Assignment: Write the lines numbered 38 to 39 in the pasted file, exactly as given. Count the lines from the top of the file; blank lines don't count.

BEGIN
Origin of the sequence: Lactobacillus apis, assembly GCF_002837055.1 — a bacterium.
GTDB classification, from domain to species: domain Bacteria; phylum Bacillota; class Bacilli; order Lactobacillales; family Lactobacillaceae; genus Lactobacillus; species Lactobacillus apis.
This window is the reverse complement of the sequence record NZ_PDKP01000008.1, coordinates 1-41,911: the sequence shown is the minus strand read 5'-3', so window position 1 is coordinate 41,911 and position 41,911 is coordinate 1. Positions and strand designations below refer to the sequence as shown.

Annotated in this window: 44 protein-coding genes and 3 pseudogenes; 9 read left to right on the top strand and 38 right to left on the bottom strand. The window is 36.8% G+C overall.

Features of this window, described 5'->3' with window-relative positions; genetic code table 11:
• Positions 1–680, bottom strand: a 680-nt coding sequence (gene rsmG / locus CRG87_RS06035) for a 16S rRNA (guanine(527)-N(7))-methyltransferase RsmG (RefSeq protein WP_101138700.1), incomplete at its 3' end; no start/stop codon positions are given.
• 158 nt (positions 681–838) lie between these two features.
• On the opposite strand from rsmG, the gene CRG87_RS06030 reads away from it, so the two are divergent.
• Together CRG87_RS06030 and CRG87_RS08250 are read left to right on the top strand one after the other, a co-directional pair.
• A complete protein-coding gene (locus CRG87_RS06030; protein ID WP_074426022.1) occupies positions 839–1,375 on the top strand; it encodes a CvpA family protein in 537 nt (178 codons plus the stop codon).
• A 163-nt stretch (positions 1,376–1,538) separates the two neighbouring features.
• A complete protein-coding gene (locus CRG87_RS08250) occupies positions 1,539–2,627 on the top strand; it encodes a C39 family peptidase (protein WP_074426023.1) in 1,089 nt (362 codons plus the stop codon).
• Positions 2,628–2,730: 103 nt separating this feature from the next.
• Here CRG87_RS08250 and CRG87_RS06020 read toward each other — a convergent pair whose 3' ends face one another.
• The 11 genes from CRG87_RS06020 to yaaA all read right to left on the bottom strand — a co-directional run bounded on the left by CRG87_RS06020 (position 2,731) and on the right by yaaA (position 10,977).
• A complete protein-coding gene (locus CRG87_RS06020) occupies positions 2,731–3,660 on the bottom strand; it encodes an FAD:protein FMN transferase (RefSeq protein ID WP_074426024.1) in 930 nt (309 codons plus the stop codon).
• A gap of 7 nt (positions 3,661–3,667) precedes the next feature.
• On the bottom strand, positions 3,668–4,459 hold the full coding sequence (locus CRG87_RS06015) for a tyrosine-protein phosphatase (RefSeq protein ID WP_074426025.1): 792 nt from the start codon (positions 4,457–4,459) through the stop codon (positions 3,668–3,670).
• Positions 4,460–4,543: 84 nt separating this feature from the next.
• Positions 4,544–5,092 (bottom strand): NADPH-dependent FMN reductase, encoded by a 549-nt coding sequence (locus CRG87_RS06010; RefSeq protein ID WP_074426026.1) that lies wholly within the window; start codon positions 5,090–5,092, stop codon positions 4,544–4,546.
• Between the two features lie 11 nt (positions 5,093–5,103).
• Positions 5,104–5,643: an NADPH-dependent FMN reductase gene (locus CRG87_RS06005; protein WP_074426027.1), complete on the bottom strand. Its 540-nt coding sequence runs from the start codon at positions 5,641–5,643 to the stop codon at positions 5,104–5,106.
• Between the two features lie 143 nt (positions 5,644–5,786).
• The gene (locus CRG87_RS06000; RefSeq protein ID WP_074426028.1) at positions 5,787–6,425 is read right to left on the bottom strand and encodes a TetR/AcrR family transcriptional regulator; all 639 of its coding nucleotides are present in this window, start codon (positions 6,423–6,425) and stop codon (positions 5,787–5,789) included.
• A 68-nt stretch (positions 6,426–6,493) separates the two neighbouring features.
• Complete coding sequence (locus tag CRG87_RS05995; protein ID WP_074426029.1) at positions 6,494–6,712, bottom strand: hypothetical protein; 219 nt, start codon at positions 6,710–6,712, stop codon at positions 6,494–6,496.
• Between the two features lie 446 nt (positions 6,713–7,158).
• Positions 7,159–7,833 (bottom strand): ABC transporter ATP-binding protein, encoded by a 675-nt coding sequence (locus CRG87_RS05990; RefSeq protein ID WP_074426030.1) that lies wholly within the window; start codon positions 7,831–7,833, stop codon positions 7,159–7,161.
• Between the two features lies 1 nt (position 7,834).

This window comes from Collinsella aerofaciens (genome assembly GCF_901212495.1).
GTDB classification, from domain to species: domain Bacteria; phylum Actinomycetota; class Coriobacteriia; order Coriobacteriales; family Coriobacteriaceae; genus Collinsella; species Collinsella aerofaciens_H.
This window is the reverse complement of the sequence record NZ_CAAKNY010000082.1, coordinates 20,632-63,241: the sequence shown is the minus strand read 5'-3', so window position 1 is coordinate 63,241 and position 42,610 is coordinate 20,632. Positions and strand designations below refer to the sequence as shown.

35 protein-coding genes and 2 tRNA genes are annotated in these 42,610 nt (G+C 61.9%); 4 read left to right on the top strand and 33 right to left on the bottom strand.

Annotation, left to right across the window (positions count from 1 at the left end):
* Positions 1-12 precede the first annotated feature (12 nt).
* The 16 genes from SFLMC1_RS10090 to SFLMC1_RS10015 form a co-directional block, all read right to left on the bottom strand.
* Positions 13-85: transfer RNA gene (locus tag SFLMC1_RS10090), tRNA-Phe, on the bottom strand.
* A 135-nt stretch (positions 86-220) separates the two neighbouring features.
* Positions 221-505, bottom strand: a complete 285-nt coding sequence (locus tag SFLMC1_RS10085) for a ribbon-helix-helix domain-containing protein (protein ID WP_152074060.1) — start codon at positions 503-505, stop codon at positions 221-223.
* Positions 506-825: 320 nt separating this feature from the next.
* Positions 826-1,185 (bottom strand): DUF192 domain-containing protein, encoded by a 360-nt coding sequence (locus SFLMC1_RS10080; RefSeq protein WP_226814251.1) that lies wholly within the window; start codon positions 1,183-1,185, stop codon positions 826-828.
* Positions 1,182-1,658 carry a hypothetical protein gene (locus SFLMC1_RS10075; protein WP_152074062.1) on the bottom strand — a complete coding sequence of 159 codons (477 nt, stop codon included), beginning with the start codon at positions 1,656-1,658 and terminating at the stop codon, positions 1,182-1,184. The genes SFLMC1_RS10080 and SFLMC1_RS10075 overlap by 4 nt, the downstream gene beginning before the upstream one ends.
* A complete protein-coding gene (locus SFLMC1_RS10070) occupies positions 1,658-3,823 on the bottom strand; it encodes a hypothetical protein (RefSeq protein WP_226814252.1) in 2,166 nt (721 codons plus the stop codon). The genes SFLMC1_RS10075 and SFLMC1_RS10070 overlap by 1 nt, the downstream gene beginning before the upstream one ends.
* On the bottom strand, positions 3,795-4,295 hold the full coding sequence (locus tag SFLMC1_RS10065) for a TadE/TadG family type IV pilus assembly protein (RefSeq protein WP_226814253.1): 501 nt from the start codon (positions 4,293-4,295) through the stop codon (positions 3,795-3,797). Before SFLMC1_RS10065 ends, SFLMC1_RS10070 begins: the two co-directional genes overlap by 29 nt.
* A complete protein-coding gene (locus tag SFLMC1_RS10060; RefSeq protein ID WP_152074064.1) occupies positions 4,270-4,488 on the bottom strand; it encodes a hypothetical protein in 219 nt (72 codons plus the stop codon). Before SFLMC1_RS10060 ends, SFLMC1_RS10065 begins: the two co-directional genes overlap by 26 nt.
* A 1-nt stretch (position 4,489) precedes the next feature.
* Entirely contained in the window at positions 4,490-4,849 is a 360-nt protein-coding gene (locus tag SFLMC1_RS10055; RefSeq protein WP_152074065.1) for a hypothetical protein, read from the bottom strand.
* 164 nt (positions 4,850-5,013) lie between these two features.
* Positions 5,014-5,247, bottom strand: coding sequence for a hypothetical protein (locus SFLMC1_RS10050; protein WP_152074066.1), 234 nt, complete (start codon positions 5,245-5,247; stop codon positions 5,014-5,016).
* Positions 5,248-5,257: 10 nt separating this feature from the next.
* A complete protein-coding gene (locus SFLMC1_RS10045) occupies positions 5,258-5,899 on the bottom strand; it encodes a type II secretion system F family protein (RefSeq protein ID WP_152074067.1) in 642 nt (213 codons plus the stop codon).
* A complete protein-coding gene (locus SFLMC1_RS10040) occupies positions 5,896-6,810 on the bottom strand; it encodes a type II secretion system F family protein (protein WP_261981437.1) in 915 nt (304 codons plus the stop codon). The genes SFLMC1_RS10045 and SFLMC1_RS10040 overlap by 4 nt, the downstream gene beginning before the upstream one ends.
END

* A 135-nt stretch (positions 86-220) separates the two neighbouring features.
* Positions 221-505, bottom strand: a complete 285-nt coding sequence (locus tag SFLMC1_RS10085) for a ribbon-helix-helix domain-containing protein (protein ID WP_152074060.1) — start codon at positions 503-505, stop codon at positions 221-223.